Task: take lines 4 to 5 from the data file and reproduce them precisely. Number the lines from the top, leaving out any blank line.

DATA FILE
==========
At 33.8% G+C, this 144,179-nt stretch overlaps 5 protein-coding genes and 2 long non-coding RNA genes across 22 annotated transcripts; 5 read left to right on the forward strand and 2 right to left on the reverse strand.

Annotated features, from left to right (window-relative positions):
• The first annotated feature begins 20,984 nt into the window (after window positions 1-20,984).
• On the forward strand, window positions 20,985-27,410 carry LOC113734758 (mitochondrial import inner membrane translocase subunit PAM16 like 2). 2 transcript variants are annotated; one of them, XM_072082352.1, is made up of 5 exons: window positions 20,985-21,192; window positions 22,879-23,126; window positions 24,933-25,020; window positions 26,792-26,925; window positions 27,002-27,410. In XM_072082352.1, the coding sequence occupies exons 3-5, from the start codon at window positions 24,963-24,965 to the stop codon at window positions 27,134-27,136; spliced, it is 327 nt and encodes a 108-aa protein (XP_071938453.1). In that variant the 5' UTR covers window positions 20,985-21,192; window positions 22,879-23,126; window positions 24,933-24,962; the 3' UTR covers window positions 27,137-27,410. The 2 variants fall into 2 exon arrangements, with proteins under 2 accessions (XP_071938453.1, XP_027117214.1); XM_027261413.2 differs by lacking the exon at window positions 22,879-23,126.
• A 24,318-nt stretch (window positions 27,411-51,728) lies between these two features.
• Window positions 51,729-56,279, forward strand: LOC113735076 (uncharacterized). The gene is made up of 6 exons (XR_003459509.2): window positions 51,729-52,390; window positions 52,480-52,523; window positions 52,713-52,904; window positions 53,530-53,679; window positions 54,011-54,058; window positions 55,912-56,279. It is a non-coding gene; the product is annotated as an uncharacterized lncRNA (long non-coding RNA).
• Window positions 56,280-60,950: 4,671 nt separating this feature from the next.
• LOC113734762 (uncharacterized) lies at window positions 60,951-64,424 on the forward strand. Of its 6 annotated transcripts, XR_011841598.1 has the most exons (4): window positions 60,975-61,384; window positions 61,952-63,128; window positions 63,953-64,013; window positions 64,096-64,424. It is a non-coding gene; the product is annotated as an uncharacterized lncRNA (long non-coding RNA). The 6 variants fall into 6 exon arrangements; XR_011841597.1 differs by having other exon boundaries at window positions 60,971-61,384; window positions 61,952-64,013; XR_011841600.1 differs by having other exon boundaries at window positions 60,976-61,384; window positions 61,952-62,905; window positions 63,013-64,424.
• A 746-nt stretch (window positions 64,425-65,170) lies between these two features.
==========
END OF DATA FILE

• On the forward strand, window positions 20,985-27,410 carry LOC113734758 (mitochondrial import inner membrane translocase subunit PAM16 like 2). 2 transcript variants are annotated; one of them, XM_072082352.1, is made up of 5 exons: window positions 20,985-21,192; window positions 22,879-23,126; window positions 24,933-25,020; window positions 26,792-26,925; window positions 27,002-27,410. In XM_072082352.1, the coding sequence occupies exons 3-5, from the start codon at window positions 24,963-24,965 to the stop codon at window positions 27,134-27,136; spliced, it is 327 nt and encodes a 108-aa protein (XP_071938453.1). In that variant the 5' UTR covers window positions 20,985-21,192; window positions 22,879-23,126; window positions 24,933-24,962; the 3' UTR covers window positions 27,137-27,410. The 2 variants fall into 2 exon arrangements, with proteins under 2 accessions (XP_071938453.1, XP_027117214.1); XM_027261413.2 differs by lacking the exon at window positions 22,879-23,126.
• A 24,318-nt stretch (window positions 27,411-51,728) lies between these two features.